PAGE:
Professors, students tackle generative AI at UW-Madison

Use of generative AI programs is becoming more commonplace in higher education settings, prompting UW teachers and students to learn how to use the rapidly changing technology safely and ethically.

By Jane McCauley | Here & Now

January 5, 2024

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The world of machine learning exploded into everyday lives over the last year when generative artificial intelligence, with advanced language models and chat functions, became available to the masses.

College educators and students in Wisconsin are adapting to the new AI landscape.

“We use terms like artificial intelligence and it sounds kind of scary, right?,” said Yonatan Mintz, an engineering professor at UW-Madison.

Powerful servers process and analyze large amounts of data to produce artificial intelligence. In fact, AI was used to generate some of the images in this story. But, the concept of AI is not a new one.

“Like the image that I conjure up is HAL-9000 or Terminators, you know? Crazy stuff like that,” Mintz said.

Machine learning dates back before the ’80s. But the release of AI programs that generate photos, or text like ChatGPT have only been in public use since the end of 2022,” he explained.

Mintz focuses on the ethics of AI and ways people can learn to use it safely to solve problems.

“There’s not one single standard for safety,” he said. “These are just very capable tools that are useful. They’re designed with a purpose. They’re designed by people, and they have limitations. It’s just kind of like the next step in helping us improve.”

But what are these programs, and how do they work?

Programs like ChatGPT are language-based models, meaning they excel at cleaning up grammar and articulating writing.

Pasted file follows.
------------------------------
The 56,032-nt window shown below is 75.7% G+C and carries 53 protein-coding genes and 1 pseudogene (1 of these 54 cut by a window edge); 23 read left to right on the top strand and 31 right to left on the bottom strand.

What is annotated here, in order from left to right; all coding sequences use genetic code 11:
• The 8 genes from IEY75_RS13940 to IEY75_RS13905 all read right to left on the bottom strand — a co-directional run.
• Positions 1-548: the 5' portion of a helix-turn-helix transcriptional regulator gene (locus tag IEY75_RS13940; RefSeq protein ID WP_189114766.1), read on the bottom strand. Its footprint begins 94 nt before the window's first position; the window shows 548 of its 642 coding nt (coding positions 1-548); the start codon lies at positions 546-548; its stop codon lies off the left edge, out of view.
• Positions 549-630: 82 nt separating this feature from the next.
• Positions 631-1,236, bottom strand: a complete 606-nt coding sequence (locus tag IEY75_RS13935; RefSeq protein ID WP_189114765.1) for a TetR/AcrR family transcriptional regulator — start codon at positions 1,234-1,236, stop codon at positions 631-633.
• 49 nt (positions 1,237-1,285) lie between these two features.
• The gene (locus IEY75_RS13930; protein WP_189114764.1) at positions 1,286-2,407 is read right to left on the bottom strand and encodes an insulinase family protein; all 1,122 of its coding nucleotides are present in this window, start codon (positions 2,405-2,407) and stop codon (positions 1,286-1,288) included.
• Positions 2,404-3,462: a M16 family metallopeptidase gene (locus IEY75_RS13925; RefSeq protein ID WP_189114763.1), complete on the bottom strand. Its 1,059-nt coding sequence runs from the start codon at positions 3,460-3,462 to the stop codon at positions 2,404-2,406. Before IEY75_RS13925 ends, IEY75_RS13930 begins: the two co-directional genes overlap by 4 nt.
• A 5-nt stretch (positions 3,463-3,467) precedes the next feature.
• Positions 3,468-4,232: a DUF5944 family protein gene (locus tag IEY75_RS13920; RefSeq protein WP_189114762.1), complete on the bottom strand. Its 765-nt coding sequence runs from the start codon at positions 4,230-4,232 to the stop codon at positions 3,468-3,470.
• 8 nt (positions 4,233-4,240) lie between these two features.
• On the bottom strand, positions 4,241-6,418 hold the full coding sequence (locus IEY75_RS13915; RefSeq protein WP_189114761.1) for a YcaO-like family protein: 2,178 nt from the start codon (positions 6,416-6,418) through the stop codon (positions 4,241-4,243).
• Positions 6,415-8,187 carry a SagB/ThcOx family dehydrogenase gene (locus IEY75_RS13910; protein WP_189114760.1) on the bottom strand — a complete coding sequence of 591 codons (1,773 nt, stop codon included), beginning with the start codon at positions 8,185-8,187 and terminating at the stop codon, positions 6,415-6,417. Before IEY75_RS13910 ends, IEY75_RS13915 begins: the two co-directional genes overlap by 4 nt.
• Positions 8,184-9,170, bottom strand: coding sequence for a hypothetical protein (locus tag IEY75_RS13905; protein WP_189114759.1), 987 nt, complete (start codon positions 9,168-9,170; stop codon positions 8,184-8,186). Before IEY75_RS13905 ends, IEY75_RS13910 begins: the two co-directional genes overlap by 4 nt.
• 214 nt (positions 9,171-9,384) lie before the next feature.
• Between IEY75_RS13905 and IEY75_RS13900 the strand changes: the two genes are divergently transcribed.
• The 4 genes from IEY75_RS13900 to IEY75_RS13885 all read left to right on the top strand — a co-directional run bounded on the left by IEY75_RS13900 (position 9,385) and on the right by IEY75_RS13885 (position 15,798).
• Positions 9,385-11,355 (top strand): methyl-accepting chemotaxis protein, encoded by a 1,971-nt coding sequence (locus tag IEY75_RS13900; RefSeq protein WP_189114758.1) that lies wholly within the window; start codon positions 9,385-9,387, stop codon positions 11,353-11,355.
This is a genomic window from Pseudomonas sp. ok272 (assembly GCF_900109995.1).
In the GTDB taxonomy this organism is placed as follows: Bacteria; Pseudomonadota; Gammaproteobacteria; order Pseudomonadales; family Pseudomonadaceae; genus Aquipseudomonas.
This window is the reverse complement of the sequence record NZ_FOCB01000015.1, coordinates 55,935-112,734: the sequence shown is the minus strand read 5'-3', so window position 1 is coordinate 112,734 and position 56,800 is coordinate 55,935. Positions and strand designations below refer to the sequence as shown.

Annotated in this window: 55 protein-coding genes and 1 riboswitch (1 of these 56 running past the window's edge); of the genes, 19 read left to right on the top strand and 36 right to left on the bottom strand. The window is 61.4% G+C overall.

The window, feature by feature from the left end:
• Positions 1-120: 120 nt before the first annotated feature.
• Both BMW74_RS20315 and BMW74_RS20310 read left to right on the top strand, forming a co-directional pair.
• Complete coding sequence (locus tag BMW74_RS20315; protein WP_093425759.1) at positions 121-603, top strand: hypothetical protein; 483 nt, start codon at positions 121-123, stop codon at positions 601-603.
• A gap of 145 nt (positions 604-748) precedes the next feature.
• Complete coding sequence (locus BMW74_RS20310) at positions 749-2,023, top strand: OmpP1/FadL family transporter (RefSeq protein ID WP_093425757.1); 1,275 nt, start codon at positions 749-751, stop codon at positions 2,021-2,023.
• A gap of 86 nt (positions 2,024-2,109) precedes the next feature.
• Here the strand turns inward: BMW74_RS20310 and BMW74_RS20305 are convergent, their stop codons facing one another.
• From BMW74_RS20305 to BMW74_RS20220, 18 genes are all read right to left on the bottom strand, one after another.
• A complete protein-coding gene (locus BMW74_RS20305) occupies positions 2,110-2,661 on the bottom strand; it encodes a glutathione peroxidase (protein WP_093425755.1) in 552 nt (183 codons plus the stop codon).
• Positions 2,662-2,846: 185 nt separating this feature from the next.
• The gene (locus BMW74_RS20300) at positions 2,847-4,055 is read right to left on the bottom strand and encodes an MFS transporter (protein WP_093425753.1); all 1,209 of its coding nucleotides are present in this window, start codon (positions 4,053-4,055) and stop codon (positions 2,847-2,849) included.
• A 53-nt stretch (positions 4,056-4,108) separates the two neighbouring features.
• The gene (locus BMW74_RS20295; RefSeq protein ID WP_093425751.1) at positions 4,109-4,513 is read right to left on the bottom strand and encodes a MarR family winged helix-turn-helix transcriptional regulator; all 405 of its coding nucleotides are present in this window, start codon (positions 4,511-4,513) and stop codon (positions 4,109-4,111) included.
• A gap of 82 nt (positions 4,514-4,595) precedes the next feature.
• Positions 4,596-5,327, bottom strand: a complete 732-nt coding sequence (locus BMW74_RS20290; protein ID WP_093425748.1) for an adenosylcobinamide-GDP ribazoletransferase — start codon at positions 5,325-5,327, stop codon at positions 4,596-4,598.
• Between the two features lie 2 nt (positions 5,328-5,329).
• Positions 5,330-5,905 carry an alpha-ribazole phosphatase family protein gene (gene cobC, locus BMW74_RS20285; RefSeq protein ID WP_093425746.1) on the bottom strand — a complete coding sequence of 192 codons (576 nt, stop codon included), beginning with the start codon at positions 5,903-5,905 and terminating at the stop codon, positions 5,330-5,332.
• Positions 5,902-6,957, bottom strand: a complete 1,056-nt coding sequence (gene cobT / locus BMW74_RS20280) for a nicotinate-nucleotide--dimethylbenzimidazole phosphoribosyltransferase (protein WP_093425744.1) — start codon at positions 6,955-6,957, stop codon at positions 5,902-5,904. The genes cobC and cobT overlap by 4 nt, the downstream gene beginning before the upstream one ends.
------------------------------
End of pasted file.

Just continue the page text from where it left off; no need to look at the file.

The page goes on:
“I have students, for example, that speak English as a second language, like I myself speak English as a second language. There’s some things that don’t come naturally if you’re not a native speaker,” Mintz said.

And AI programs can rearrange writing to make it sound natural.

“GPT comes super handy if you give it a prompt like, ‘Hey, can you edit this to make it sound more natural?,’ or ‘Can you edit this to make it sound kind of more concise?,'” Mintz added.

Teachers differ on whether they encourage students to use artificial intelligence in the classroom or avoid it completely. Professors like Nate Jung teach students to think critically about how to use AI programs.

“I’m not trying to veer them towards not using it or view them towards using it,” he said. “I just want them to understand what it is and how they can make informed choices about its use in school and beyond school as well.”

During class, Jung invites his students to have open conversations about AI, including how to use it to brainstorm and narrow down writing ideas.

“The college writing classroom is more important than ever, precisely because it really is one of the only places, if not the only place, that students will receive instruction on how to responsibly use generative AI,” Jung said.

But many students are hoping to tackle these questions themselves.

“A group of us were like, ‘OK, we should get in this. This is a really big deal,'” said UW-Madison senior Ben Hayum.

He founded the Wisconsin AI Safety Initiative club to get students thinking about broader questions when it comes to AI safety in society.

“We decided, what if we create a system of a student group that can help many students year after year into this really important field, educate folks on it and raise awareness for the problems there,” Hayum said.

The student organization meets throughout the semester to discuss using AI to solve issues from climate change to global health. They also talk about the dangers of AI.

“So, one is the whole risk of misinformation,” said Hayum.

Another is potential bias — or even personal targeting.

“I’m going to target misinformation that particularly you are susceptible to given your preferences, your biases, all that kind of stuff,” explained Hayum about one potential type of misuse.

As the early stages of generative AI evolve, students like Hayum strive to learn how to safely integrate this new technology into people’s lives.

“Buckle up,” Hayum said. “Be ready for this, and be aware of what’s happening.”

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